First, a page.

Gourmet red-red tomatoes — “best tomato I’ve ever tasted”, according to one Bay Area food writer. Not a shy bearer, either, Greek Asimina churns out medium-sized tomatoes early in the season right up until frost. Fruits are round to modestly fluted, and bear in loose clusters. In cool weather or heat, Asimina retains its full-bodied flavor. Equally great as a slicer, in salads, or cooked into sauce.
Lin relates our introduction to this tomato: Several years ago, a man rushed into my Berkeley office and begged to talk to me. He asked if I had a “hot” place to plant tomato seeds as opposed to Berkeley, across the bay from Mark Twain’s “coldest winter he ever spent”–his summer in San Francisco. I do have a hot place, I told the man, whose accent got thicker the more excited he became — the interior of Mendocino County. “Perfect!” he cried, and he pressed ten seeds upon me in a tiny plastic bag along with a typed letter that announced that this rare heirloom, Greek Asimina, was Alice Waters’ favorite tomato on earth. It had to be planted in January, the man told me, or its fruit would have little taste. We don’t know if the Alice Waters story is true, but we do know that the seeds need not be planted in the dead of winter. We plant it in early April, same as our other tomatoes, and it is often one of the first to bear medium-sized, fleshy, scrumptious crimson tomatoes, full of flavor even before summer’s hottest weather arrives.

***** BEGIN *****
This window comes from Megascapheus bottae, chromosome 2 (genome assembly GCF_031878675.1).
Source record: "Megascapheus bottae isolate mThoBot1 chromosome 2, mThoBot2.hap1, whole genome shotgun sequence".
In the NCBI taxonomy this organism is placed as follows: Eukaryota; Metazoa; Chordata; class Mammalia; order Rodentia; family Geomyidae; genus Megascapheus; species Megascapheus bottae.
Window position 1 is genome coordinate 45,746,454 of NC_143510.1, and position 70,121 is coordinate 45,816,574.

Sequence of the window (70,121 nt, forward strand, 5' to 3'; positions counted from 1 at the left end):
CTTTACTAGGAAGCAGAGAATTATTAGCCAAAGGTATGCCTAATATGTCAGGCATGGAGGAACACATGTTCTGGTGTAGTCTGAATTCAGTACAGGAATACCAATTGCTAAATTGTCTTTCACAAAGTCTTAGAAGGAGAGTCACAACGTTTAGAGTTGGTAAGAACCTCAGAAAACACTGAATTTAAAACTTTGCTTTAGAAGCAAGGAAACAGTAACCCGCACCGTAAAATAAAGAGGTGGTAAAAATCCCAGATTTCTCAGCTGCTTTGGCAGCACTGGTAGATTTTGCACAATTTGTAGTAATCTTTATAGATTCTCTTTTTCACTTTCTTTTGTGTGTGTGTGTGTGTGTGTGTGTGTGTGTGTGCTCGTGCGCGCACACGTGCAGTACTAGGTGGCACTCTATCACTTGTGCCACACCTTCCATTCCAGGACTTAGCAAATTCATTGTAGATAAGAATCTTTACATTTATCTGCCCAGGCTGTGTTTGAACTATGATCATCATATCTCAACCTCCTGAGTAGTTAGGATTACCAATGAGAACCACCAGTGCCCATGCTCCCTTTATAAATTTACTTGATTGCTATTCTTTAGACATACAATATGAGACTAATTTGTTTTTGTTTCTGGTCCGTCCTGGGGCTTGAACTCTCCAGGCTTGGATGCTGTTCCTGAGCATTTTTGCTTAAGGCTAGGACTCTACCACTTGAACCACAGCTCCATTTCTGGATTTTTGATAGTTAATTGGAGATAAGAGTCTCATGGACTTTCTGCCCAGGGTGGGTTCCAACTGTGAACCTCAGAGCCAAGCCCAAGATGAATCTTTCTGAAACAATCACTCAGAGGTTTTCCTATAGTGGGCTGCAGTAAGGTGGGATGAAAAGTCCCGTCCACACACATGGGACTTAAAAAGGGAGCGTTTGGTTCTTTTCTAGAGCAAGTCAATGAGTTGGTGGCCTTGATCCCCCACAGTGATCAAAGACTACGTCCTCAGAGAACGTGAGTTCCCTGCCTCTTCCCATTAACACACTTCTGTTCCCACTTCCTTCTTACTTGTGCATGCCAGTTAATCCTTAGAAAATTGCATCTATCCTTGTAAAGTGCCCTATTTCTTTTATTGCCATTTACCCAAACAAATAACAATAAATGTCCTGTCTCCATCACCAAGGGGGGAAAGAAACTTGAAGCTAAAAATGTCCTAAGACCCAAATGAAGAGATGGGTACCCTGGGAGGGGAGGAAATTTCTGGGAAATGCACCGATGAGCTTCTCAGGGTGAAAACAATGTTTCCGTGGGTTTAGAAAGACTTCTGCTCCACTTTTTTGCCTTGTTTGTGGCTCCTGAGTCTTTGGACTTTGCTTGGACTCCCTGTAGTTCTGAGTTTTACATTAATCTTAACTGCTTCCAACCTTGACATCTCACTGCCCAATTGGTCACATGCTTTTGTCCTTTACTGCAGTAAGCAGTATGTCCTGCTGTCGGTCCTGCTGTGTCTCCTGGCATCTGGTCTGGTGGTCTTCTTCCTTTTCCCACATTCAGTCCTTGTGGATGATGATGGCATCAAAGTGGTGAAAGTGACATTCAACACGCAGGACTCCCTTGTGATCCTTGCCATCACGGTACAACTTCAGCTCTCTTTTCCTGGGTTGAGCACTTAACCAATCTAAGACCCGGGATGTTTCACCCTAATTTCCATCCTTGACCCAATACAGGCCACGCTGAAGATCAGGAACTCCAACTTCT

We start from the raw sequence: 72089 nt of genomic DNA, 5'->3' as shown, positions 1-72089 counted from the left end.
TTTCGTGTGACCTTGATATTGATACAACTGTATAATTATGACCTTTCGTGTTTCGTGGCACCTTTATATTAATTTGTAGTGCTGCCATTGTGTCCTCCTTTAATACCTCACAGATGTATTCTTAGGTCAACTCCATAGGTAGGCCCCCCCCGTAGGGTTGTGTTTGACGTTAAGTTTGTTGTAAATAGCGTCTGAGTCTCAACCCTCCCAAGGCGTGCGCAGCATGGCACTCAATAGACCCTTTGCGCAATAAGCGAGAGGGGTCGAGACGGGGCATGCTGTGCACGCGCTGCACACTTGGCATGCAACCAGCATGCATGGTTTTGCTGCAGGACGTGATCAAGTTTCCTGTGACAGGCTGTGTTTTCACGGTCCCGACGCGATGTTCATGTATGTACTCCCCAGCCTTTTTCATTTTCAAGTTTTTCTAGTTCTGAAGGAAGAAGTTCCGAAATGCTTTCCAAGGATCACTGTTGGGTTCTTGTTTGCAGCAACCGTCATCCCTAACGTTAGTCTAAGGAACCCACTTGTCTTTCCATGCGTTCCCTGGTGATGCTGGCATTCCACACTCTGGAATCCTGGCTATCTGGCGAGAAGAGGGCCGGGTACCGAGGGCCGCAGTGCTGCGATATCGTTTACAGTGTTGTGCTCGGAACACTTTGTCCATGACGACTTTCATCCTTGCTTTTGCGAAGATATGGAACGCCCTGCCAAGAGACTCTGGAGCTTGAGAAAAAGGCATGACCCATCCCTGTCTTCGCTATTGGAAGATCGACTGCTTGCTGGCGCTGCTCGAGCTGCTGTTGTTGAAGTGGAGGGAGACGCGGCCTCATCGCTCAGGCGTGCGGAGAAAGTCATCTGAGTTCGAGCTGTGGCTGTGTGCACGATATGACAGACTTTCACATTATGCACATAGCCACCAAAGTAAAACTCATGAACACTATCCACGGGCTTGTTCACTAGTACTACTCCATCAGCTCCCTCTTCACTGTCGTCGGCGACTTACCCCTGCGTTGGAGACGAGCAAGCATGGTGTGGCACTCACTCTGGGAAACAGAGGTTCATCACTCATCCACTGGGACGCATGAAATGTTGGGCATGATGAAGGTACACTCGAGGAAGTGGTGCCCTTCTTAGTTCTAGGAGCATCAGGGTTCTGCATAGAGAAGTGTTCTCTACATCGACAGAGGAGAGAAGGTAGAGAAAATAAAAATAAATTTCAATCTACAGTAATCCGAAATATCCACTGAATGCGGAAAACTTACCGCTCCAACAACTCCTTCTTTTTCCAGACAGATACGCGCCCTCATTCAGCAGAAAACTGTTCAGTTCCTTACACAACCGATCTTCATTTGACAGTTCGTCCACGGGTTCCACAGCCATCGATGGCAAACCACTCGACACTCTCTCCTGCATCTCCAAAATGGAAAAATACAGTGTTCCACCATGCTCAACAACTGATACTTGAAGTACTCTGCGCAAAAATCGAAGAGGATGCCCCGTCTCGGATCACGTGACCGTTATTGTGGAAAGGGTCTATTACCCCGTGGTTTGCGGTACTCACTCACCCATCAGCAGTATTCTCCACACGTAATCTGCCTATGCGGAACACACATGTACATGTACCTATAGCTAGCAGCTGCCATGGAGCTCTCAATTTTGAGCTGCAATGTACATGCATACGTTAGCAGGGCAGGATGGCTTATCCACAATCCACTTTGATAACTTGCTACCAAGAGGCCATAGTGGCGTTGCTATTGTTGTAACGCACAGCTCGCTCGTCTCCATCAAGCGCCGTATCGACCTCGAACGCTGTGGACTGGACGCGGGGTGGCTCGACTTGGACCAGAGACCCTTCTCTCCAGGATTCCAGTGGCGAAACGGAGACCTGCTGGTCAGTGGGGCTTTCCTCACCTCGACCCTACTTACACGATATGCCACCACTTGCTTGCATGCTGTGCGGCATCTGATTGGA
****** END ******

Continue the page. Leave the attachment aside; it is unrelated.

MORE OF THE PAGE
Available nowhere else that we know, Greek Asimina is a great tomato for those with epicurean tastes, which means pretty much everyone. It’s not the largest, though it might be the reddest, and it bears among the longest of all our tomatoes.
Culture: Start seeds indoors six weeks before last frost. Good soil, full sun, and they’ll appreciate caging or staking (we use the “Tennessee twist” method).